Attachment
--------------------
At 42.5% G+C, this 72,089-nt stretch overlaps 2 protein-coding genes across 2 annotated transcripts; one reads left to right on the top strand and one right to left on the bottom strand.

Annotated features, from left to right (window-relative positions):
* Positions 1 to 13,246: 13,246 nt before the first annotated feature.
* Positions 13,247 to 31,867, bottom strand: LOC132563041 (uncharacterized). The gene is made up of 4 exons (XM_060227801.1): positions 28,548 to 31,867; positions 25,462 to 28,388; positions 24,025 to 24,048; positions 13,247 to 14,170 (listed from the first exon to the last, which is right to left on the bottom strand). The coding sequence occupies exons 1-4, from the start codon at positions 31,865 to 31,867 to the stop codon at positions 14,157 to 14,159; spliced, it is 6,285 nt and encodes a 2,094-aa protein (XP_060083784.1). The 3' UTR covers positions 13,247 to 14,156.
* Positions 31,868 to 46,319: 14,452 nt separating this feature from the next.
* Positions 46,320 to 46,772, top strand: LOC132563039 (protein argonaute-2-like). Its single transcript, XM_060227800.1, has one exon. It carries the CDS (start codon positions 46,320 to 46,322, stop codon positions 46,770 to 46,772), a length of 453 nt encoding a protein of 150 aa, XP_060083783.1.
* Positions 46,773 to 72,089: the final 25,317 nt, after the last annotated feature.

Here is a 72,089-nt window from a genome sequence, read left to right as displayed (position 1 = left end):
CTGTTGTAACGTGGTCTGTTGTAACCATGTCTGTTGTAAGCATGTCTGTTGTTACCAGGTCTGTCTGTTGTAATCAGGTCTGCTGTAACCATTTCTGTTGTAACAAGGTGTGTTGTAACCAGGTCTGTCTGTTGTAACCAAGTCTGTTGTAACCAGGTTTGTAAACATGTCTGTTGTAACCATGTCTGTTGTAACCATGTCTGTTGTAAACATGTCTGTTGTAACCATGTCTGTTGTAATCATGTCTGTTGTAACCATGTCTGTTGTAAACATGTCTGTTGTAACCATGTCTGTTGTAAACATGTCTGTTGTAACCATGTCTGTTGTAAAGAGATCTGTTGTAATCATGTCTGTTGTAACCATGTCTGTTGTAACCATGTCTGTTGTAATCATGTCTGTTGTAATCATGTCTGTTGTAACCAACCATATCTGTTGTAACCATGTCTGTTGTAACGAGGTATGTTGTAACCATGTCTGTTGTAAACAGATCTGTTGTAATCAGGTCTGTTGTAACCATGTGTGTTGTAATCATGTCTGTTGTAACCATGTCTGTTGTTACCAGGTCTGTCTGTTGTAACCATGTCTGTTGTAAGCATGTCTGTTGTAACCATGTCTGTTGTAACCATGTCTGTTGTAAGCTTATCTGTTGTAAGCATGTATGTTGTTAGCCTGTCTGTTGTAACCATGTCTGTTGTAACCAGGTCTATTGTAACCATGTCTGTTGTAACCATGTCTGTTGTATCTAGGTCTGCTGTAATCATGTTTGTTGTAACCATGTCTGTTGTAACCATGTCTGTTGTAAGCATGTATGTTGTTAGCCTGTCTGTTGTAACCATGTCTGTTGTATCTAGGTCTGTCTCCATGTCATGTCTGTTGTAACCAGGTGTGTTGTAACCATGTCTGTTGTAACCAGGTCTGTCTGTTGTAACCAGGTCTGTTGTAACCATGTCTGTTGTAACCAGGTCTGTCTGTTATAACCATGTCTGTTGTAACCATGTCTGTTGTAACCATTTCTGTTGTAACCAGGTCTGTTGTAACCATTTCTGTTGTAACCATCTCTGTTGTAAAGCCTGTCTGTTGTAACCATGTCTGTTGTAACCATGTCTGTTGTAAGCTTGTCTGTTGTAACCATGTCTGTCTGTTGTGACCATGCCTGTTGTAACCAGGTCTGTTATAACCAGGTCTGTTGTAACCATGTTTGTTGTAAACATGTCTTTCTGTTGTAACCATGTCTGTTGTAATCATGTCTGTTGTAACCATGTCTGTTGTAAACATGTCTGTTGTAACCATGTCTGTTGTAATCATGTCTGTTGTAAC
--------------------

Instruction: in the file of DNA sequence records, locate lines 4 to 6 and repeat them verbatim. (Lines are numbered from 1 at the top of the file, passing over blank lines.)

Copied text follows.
* Positions 13,247 to 31,867, bottom strand: LOC132563041 (uncharacterized). The gene is made up of 4 exons (XM_060227801.1): positions 28,548 to 31,867; positions 25,462 to 28,388; positions 24,025 to 24,048; positions 13,247 to 14,170 (listed from the first exon to the last, which is right to left on the bottom strand). The coding sequence occupies exons 1-4, from the start codon at positions 31,865 to 31,867 to the stop codon at positions 14,157 to 14,159; spliced, it is 6,285 nt and encodes a 2,094-aa protein (XP_060083784.1). The 3' UTR covers positions 13,247 to 14,156.
* Positions 31,868 to 46,319: 14,452 nt separating this feature from the next.
* Positions 46,320 to 46,772, top strand: LOC132563039 (protein argonaute-2-like). Its single transcript, XM_060227800.1, has one exon. It carries the CDS (start codon positions 46,320 to 46,322, stop codon positions 46,770 to 46,772), a length of 453 nt encoding a protein of 150 aa, XP_060083783.1.